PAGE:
A Hawke's Bay school that creates its curriculum using the Māori community around it has been awarded the supreme prize at the Prime Minister's Education Excellence Awards.
Frimley Primary School principal Tim White said he was "ecstatic" with the win, one of three picked up by Hawke's Bay schools on Monday for their outstanding work to support tamariki and rangatahi to succeed.
Frimley Primary School took out the top prize, the Prime Minister's Supreme Award and Excellence in Teaching and Learning Award.
Henry Hill School won excellence in Wellbeing Education, while Hastings Girls' High took home an award in the leading education category.
Frimley's award celebrates the most outstanding entry received overall, winning for their place-based learning to connect students with iwi.
Through this, Frimley delivered professional development for teachers, weekly te reo Māori classes and local waiata.
White said Frimley's "place-based curriculum draws from the wealth of knowledge, of mātauranga Māori, from our local area, using it "to springboard off all learning across the curriculum".
As part of the place-based curriculum, Frimley students have been learning the stories of historical Hawke's Bay figure, Kahungunu, a hard-working and influential Māori leader.
White said his student learn a lot about the actions of Kahungunu the man, and get a chance to visit local areas that appeared in several stories.
"Learning about Kahungunu's characteristics as a leader helps children understand what it means to be a leader and how they themselves can become leaders."
White said, "We felt really privileged to be a finalist and when we saw what other schools were doing, we were holding our bated breath hoping, and we were ecstatic and couldn't believe we won".
The awards judges said: "There was an overall sense of community at Frimley Primary School and teachers were united about the kaupapa in learning and enhancing students' skills in te reo."
Henry Hill School's trauma-informed approach won them the Excellence in Wellbeing Education award.
At Henry Hill, the day begins with yoga and karakia, led by students, calming the mind and connecting with learning.
Henry Hill School principal Jase Williams said daily yoga was implemented as a way "to make sure there was a more equitable start for every kid, we can't control what happens outside the gates but we do have a big say in what happens inside the gates."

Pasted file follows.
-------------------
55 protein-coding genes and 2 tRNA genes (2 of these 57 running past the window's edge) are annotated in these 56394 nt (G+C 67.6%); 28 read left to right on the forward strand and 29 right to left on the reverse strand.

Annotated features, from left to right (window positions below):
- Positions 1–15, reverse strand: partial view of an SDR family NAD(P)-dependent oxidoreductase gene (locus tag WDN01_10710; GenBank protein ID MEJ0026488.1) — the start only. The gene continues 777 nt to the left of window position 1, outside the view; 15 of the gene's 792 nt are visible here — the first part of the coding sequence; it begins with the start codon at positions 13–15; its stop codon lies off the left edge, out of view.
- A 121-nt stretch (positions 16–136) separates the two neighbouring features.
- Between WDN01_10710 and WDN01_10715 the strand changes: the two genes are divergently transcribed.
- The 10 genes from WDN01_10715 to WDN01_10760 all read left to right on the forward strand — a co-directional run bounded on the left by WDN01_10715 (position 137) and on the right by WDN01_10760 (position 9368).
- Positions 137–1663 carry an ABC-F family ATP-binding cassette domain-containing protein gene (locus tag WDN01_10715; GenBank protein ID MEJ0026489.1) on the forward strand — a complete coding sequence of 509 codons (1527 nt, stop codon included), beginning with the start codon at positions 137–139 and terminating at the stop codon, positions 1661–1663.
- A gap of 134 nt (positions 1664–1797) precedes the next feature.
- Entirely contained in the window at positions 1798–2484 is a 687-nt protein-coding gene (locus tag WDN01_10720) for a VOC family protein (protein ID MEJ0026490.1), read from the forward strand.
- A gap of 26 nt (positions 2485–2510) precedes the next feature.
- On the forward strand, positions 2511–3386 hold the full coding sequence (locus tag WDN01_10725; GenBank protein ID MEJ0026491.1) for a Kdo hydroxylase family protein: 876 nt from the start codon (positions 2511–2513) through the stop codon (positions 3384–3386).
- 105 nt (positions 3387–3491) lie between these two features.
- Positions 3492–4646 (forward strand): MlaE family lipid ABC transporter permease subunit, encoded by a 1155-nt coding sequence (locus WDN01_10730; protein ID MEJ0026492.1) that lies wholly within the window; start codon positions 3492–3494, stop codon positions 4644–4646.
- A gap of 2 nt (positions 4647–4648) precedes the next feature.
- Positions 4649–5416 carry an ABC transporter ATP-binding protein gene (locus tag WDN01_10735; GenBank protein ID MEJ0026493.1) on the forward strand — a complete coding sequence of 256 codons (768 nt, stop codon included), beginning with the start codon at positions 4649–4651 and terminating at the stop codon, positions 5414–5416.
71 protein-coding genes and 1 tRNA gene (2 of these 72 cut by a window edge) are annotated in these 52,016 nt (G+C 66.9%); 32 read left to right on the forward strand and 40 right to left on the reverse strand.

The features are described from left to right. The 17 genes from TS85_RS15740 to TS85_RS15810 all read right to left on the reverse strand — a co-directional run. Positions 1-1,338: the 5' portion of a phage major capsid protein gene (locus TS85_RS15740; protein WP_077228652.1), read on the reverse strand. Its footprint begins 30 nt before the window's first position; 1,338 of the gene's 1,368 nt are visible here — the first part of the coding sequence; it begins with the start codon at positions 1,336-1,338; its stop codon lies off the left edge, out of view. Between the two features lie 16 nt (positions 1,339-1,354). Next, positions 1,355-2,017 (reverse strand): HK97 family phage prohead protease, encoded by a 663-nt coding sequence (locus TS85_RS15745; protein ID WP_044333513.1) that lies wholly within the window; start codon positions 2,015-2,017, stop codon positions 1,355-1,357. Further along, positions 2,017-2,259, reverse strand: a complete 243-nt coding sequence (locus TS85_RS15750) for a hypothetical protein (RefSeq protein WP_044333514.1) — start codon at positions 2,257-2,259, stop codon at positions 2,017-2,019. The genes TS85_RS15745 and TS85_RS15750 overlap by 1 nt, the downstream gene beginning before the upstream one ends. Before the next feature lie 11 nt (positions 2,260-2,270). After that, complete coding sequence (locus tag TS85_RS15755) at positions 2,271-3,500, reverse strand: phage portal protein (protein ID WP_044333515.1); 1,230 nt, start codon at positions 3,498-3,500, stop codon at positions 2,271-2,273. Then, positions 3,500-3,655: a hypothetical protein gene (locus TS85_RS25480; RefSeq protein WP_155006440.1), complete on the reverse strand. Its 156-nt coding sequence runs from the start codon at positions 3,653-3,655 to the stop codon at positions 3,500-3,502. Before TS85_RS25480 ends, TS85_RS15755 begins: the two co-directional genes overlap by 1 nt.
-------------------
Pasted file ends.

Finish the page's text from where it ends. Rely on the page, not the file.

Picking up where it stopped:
Regular "brain breaks" help to refocus tamariki, while a sensory garden forms a relaxing zone of textures and sounds, grounding students in the natural world.
The awards judges said, "The overall emphasis for Henry Hill School was about how to make the school calm, through regulated wellbeing practices."
"Students are encouraged to self-regulate and self-manage - which has helped to mitigate the long-lasting effects of trauma for the children."
Hastings Girls' High School won for its transformative leadership that developed high trust relationships with Māori and Pacific communities.
It has valued student voice, involved students in its decision-making process and is now embracing its cultural identity in the new school uniform.
The awards judges said, "Hastings Girls' High School saw transformational leadership establish a warm and supportive school environment that embraces diversity.
"The school believes leadership is about leading at all levels, with student voice informing leadership roles" and "whānau voice also contributed to a good partnership between home and school - creating tailored opportunities for each girl".
The category winners will receive a $20,000 financial prize and opportunities to promote literacy.
For winning the Supreme Award, Frimley Primary School will receive an additional prize package that includes a $30,000 financial award.
Tukituki MP Anna Lorck said, "It was an outstanding achievement to see local schools influencing and achieving high standards when it came to cultural identity, health, wellbeing and Tikanga Māori."